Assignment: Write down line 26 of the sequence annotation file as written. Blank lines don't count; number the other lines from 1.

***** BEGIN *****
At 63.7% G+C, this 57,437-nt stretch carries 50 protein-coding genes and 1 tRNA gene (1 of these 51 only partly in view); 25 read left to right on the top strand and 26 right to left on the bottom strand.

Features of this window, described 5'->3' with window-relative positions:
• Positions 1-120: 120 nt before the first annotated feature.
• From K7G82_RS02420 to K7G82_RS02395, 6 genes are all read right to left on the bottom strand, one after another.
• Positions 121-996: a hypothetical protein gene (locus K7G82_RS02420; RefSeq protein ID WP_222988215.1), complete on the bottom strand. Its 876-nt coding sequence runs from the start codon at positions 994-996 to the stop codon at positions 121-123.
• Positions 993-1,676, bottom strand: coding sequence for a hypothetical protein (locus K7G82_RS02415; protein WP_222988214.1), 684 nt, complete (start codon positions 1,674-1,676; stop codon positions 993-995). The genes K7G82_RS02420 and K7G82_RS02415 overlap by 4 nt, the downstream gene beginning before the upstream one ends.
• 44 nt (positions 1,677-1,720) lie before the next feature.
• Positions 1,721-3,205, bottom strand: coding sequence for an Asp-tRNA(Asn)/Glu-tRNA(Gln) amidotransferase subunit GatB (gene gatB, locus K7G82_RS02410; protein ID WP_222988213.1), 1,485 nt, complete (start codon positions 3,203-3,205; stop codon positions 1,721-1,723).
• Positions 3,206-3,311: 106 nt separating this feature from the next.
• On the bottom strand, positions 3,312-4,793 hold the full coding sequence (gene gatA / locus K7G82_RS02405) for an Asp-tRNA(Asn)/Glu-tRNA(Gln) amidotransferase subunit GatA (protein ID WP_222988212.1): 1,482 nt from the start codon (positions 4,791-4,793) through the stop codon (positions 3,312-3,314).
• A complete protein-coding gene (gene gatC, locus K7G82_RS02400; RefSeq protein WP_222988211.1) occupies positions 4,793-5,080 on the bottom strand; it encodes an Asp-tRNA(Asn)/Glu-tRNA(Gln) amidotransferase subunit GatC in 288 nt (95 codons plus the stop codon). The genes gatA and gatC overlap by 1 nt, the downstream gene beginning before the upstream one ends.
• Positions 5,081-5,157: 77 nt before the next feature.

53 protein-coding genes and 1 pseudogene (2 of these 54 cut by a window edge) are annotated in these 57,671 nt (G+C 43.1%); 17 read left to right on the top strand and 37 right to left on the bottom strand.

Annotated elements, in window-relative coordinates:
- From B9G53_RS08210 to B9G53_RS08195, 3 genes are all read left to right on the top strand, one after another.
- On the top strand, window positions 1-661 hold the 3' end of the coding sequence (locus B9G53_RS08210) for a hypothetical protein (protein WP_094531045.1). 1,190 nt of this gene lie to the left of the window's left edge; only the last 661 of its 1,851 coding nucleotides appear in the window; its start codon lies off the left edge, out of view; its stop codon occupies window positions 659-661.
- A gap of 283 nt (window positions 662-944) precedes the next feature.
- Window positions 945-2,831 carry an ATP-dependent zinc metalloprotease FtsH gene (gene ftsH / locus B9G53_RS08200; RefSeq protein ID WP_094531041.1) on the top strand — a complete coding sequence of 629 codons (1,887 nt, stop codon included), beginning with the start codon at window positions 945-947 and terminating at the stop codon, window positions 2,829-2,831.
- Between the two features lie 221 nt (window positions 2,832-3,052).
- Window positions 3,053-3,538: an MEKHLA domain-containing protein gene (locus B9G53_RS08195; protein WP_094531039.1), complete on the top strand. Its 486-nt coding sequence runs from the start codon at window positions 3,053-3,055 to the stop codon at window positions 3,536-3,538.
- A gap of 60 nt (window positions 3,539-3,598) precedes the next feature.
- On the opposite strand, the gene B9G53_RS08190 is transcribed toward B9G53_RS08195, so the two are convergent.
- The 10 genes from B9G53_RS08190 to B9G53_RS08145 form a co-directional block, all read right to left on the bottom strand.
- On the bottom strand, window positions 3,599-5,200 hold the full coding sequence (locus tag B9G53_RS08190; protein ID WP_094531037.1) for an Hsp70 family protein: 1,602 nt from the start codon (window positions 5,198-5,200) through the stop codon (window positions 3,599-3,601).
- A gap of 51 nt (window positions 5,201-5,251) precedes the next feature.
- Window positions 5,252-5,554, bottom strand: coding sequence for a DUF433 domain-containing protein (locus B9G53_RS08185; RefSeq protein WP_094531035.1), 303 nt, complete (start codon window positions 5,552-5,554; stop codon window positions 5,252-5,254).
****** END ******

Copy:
- Window positions 5,252-5,554, bottom strand: coding sequence for a DUF433 domain-containing protein (locus B9G53_RS08185; RefSeq protein WP_094531035.1), 303 nt, complete (start codon window positions 5,552-5,554; stop codon window positions 5,252-5,254).